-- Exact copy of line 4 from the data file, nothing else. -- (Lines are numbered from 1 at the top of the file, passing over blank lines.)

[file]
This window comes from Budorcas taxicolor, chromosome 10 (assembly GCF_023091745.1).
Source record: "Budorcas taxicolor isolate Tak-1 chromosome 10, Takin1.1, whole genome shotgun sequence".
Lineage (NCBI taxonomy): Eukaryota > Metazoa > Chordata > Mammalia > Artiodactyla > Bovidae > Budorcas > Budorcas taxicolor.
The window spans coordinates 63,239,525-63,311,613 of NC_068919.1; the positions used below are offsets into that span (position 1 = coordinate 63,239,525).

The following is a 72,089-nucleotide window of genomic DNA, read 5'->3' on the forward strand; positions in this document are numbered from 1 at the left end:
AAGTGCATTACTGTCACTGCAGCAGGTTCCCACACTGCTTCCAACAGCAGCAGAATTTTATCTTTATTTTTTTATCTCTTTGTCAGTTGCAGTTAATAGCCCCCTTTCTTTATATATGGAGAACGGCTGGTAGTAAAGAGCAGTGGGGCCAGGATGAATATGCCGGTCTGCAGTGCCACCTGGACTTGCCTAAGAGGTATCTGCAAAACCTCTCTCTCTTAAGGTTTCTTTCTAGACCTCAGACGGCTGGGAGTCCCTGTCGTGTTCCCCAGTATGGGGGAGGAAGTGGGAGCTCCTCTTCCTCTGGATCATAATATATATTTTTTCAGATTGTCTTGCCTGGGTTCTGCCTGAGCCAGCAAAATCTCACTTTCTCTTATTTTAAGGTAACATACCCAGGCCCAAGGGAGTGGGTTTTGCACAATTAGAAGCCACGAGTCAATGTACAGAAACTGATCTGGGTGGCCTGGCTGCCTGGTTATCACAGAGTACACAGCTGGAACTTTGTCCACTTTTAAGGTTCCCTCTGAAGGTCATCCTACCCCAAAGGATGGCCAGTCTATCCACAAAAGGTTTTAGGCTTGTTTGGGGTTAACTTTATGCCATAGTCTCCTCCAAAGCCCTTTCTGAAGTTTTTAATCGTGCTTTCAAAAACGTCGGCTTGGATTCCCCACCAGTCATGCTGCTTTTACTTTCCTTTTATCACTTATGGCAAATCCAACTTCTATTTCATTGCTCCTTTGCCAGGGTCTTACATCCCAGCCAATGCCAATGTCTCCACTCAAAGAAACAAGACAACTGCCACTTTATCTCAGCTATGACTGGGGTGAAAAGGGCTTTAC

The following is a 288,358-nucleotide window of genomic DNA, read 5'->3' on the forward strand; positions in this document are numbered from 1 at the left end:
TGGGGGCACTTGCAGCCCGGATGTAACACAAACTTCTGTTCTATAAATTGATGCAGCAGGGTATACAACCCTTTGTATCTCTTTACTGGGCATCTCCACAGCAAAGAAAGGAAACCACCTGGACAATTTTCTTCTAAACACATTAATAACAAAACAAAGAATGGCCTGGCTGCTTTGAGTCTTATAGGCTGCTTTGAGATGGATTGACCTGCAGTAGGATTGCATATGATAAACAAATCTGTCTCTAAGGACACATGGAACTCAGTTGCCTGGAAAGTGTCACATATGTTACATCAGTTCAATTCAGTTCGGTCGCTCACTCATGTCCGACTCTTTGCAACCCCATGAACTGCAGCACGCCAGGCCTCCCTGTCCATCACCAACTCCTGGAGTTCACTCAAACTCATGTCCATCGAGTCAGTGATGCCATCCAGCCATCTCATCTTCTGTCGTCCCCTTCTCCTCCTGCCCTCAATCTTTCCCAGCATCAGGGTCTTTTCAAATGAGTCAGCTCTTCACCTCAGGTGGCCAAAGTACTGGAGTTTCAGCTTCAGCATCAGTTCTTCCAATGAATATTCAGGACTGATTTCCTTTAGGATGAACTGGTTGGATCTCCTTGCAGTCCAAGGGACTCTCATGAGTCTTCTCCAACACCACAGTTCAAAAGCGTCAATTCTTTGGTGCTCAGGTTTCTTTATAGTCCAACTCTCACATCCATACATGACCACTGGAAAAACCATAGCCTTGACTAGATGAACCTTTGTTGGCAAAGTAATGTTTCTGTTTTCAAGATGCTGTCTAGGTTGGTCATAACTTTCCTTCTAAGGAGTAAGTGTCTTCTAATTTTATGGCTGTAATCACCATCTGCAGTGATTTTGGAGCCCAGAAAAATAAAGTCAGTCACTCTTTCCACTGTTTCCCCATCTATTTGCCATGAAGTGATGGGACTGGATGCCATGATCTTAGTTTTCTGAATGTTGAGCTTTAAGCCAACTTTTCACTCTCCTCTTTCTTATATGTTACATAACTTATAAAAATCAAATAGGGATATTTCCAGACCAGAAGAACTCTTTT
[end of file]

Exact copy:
The window spans coordinates 63,239,525-63,311,613 of NC_068919.1; the positions used below are offsets into that span (position 1 = coordinate 63,239,525).